Women are overcome by persistence irrespective of their consciousness.

from Life, Letters, and Epicurean Philosophy by Ninon de l'Enclos nonfiction ~5 min read

I think as you do, Marquis, the Countess punishes you too severely for having surprised an avowal of her love. Is it your fault if her secret escaped? She has gone too far to retreat. A woman can experience a return to reason, but to go so far as to refuse to see you for three days; give out that she has gone into the country for a month; return your tender letters without opening them, is, in my opinion, a veritable caprice of virtue. After all, however, do not despair whatever may happen. If she were really indifferent she would be less severe.

Do not make any mistake about this: There are occasions when a woman is less out of humor with you than with herself. She feels with vexation that her weakness is ready to betray her at any moment. She punishes you for it, and she punishes herself by being unkind to you. But you may be sure that one day of such caprice advances the progress of a lover more than a year of care and assiduity. A woman soon begins to regret her unkindness; she deems herself unjust; she desires to repair her fault, and she becomes benevolent.

What surprises me the most is the marked passage in your letter which states that since the Countess has appeared to love you, her character has totally changed. I have no particular information on that point. All I know is, that she made her debut in society as a lady of elegance, and her debut was all the more marked because, during the life of her husband, her conduct was entirely the contrary. Do you not remember when you first made her acquaintance, that she was lively even to giddiness, heedless, bold, even coquettish, and appeared to be incapable of a reasonable attachment? However, to-day, you tell me, she has become a serious melancholic; pre-occupied, timid, affected; sentiment has taken the place of mincing airs; at least she appears to so fit in with the character she assumes to-day, that you imagine it to be her true one, and her former one, borrowed. All my philosophy would be at fault in such a case, if I did not recognize in this metamorphosis the effects of love. I am very much mistaken if the storm raging around you to-day, does not end in the most complete victory, and one all the more assured because she has done everything in her power to prevent it. But if you steadily pursue your object, carrying your pursuit even as far as importunity, follow her wherever she goes and where you can see her; if you take it upon yourself not to allude to your passion, and treat her with all the mannerism of an attentive follower, respectful, but impressed, what will happen? She will be unable to refuse you the courtesies due any indifferent acquaintance. Women possess an inexhaustible fund of kindness for those who love them. You know this well, you men, and it is what always reassures you when you are treated unkindly. You know that your presence, your attentions, the sorrow that affects you have their effect, and end by disarming our pride.

You are persuaded that those whom our virtue keeps at a distance through pride, are precisely those whom it fears the most, and unfortunately, your guess is only too just, it keeps them off, indeed, because it is not sure of its ability to resist them. It does more sometimes, it goes to the length of braving an enemy whose attack it dares not anticipate. In a word, the courage of a reasonable woman is nearly always equal to a first effort, but rarely is that effort lasting. The very excess of its violence is the cause of its weakening. The soul has only one degree of force, and exhausted by the constraint that effort cost it, it abandons itself to lassitude. By and by, the knowledge of its weakness throws it into discouragement. A woman of that disposition bears the first shock of a redoubtable enemy with courage, but, the danger better understood, she fears a second attack. A woman, persuaded that she has done everything possible to defend herself against an inclination which is urging her on, satisfied with the combats in which she has been engaged, finally reaches the opinion that her resistance can not prevail against the power of love. If she still resist, it is not by her own strength; she derives no help except from the idea of the intrepidity she at first displayed to him who attacks, or from the timidity she inspired in him in the beginning of her resistance. Thus it is, that however reasonable she may be, she nearly always starts out with a fine defense, she only needs pride to resolve upon that; but unfortunately, you divine the means of overcoming her, you persevere in your attacks, she is not indefatigable, and you have so little delicacy that, provided you obtain her heart, it is of no consequence to you whether you have obtained it through your importunities or with her consent.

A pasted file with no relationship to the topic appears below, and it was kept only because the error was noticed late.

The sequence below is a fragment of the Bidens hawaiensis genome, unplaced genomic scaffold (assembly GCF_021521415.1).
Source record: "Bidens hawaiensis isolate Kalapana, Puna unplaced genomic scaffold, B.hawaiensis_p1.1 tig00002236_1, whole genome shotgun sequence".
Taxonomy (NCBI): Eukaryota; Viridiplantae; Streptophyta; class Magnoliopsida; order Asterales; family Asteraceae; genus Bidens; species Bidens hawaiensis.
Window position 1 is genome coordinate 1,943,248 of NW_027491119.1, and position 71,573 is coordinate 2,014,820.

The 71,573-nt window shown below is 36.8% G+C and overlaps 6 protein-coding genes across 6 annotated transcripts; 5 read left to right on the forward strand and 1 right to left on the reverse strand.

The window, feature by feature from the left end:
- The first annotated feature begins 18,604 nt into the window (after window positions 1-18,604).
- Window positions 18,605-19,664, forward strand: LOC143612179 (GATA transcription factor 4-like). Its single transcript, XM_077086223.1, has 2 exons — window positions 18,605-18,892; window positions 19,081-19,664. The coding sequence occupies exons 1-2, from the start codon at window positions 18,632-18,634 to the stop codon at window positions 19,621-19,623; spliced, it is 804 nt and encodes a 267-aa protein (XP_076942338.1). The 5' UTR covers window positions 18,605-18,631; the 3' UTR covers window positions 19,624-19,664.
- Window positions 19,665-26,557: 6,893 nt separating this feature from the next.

Besides that, Marquis, the excess of precautions a woman takes against you, is strong evidence of how much you are feared. If you were an object of indifference, would a woman take the trouble to avoid you? I declare to you that she would not honor you by being afraid of you. But I know how unreasonable lovers are. Always ingenious in tormenting themselves, the habit of never having but one object in view is so powerful, that they prefer being pestered with one that is disagreeable than with none at all.

However, I feel sorry for you. Smitten as you are, your situation can not fail to be a sad one. The poor Marquis, how badly he is treated!

—Ninon de l'Enclos, Life, Letters, and Epicurean Philosophy, p. -1